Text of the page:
Topic: NASA’s Science Mission Directorate
Written by Guy Webster
Pasadena, CA – Scientists using radar data from NASA’s Mars Reconnaissance Orbiter (MRO) have found a record of the most recent Martian ice age recorded in the planet’s north polar ice cap.
The new results agree with previous models that indicate a glacial period ended about 400,000 years ago, as well as predictions about how much ice would have been accumulated at the poles since then.
The results, published in the May 27th issue of the journal Science, help refine models of the Red Planet’s past and future climate by allowing scientists to determine how ice moves between the poles and mid-latitudes, and in what volumes.
Written by Elizabeth Zubritsky
Greenbelt, MD – On September 8th, NASA’s OSIRIS-REx spacecraft is scheduled to launch for terra incognita: the unknown surface of the near-Earth asteroid Bennu. Like expeditions of old, OSIRIS-REx’s mission includes mapping the exotic terrain it explores.
Bennu is part of the debris left over from the formation of the solar system and is pristine enough to hold clues to that very early history. OSIRIS-REx – which stands for Origins, Spectral Interpretation, Resource Identification, Security-Regolith Explorer – will study Bennu in detail and collect a sample to send to Earth for in-depth analysis. The mission also will investigate how pressure from sunlight influences the path of this traveling asteroid.
Written by Nancy Neal Jones
Greenbelt, MD – NASA’s first spacecraft designed to return a piece of an asteroid to Earth arrived Friday, May 20th, at the agency’s Kennedy Space Center in Florida, and has begun final preparations in advance of its September launch.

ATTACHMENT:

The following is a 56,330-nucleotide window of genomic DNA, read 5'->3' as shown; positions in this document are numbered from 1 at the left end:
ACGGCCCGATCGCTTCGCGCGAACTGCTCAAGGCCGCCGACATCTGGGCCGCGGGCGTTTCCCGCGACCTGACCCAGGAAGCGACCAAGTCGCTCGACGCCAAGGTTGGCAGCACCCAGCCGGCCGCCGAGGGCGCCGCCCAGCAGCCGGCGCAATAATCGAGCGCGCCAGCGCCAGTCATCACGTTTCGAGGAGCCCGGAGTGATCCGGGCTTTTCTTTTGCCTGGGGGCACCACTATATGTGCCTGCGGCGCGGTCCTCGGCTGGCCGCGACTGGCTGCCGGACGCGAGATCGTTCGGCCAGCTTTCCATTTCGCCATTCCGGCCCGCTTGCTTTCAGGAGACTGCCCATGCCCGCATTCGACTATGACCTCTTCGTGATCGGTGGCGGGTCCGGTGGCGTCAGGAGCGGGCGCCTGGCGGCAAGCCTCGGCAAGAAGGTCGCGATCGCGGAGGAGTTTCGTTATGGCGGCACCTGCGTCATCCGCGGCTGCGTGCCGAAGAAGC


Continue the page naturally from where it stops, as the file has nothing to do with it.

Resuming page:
The Origins, Spectral Interpretation, Resource Identification, Security – Regolith Explorer (OSIRIS-REx) spacecraft will undergo final testing and fueling prior to being moved to its launch pad. The mission has a 34-day launch period beginning on September 8th.
After launch, the OSIRIS-REx spacecraft will travel to the near-Earth asteroid Bennu and retrieve at least 60 grams (2.1 ounces) of pristine surface material and return it to Earth for study.
NASA’s Goddard Space Flight Center
Greenbelt, MD – New findings based on a year’s worth of observations from NASA’s Van Allen Probes have revealed that the ring current – an electrical current carried by energetic ions that encircles our planet – behaves in a much different way than previously understood.
The ring current has long been thought to wax and wane over time, but the new observations show that this is true of only some of the particles, while other particles are present consistently.
Using data gathered by the Radiation Belt Storm Probes Ion Composition Experiment, or RBSPICE, on one of the Van Allen Probes, researchers have determined that the high-energy protons in the ring current change in a completely different way from the current’s low-energy protons.
Written by Steve Koppes
Chicago, IL – The four planets of the Kepler-223 star system appeared to have little in common with the planets of our own solar system today. But a new study using data from NASA’s Kepler space telescope suggests a possible commonality in the distant past.
The Kepler-223 planets orbit their star in the same configuration that Jupiter, Saturn, Uranus and Neptune may have had in the early history of our solar system, before migrating to their current locations.